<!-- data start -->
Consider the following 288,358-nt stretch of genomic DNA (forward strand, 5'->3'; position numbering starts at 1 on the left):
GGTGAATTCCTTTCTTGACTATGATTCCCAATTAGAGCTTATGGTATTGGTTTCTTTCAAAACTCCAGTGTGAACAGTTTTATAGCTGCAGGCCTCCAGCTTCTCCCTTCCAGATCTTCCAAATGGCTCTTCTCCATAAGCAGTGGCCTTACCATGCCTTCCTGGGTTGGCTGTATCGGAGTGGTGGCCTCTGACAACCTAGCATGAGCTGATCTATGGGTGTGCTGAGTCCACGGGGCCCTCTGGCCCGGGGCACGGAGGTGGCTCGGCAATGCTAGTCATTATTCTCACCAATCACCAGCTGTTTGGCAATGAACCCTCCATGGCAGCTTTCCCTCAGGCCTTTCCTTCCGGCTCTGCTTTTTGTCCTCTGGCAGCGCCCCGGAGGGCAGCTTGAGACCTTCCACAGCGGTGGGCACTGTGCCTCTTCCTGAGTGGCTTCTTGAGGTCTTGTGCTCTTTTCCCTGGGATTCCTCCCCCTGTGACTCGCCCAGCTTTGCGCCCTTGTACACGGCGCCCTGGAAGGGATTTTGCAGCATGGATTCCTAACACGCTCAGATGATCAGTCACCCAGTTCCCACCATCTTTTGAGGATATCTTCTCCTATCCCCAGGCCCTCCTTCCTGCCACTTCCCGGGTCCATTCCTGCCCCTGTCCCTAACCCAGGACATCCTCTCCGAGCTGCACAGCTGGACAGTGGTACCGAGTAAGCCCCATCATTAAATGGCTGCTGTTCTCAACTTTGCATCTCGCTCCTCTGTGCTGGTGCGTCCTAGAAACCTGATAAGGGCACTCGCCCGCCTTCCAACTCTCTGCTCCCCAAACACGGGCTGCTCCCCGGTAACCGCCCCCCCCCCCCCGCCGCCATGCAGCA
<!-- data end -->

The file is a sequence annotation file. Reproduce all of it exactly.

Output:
Consider the following 288,358-nt stretch of genomic DNA (forward strand, 5'->3'; position numbering starts at 1 on the left):
GGTGAATTCCTTTCTTGACTATGATTCCCAATTAGAGCTTATGGTATTGGTTTCTTTCAAAACTCCAGTGTGAACAGTTTTATAGCTGCAGGCCTCCAGCTTCTCCCTTCCAGATCTTCCAAATGGCTCTTCTCCATAAGCAGTGGCCTTACCATGCCTTCCTGGGTTGGCTGTATCGGAGTGGTGGCCTCTGACAACCTAGCATGAGCTGATCTATGGGTGTGCTGAGTCCACGGGGCCCTCTGGCCCGGGGCACGGAGGTGGCTCGGCAATGCTAGTCATTATTCTCACCAATCACCAGCTGTTTGGCAATGAACCCTCCATGGCAGCTTTCCCTCAGGCCTTTCCTTCCGGCTCTGCTTTTTGTCCTCTGGCAGCGCCCCGGAGGGCAGCTTGAGACCTTCCACAGCGGTGGGCACTGTGCCTCTTCCTGAGTGGCTTCTTGAGGTCTTGTGCTCTTTTCCCTGGGATTCCTCCCCCTGTGACTCGCCCAGCTTTGCGCCCTTGTACACGGCGCCCTGGAAGGGATTTTGCAGCATGGATTCCTAACACGCTCAGATGATCAGTCACCCAGTTCCCACCATCTTTTGAGGATATCTTCTCCTATCCCCAGGCCCTCCTTCCTGCCACTTCCCGGGTCCATTCCTGCCCCTGTCCCTAACCCAGGACATCCTCTCCGAGCTGCACAGCTGGACAGTGGTACCGAGTAAGCCCCATCATTAAATGGCTGCTGTTCTCAACTTTGCATCTCGCTCCTCTGTGCTGGTGCGTCCTAGAAACCTGATAAGGGCACTCGCCCGCCTTCCAACTCTCTGCTCCCCAAACACGGGCTGCTCCCCGGTAACCGCCCCCCCCCCCCCGCCGCCATGCAGCA